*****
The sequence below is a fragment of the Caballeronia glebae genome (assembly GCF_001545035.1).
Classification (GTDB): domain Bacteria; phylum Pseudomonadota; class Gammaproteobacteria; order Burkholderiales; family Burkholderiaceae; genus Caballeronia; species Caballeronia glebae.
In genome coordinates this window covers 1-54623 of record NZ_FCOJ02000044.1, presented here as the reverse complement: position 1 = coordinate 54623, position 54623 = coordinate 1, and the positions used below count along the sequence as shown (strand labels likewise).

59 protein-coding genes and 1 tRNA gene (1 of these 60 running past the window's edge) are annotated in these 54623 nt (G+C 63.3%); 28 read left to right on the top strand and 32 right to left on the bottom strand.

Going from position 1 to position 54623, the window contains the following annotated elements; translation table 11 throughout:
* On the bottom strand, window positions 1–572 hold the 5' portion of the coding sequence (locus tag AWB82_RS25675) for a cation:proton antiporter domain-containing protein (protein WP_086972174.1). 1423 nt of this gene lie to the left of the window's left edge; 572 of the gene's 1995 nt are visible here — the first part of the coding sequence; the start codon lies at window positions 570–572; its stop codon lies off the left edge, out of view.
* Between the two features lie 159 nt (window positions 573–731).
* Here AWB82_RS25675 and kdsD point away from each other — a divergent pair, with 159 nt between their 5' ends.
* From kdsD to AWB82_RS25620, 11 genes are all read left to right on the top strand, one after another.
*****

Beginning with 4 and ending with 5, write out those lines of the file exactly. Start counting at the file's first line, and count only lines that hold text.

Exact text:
59 protein-coding genes and 1 tRNA gene (1 of these 60 running past the window's edge) are annotated in these 54623 nt (G+C 63.3%); 28 read left to right on the top strand and 32 right to left on the bottom strand.

Going from position 1 to position 54623, the window contains the following annotated elements; translation table 11 throughout: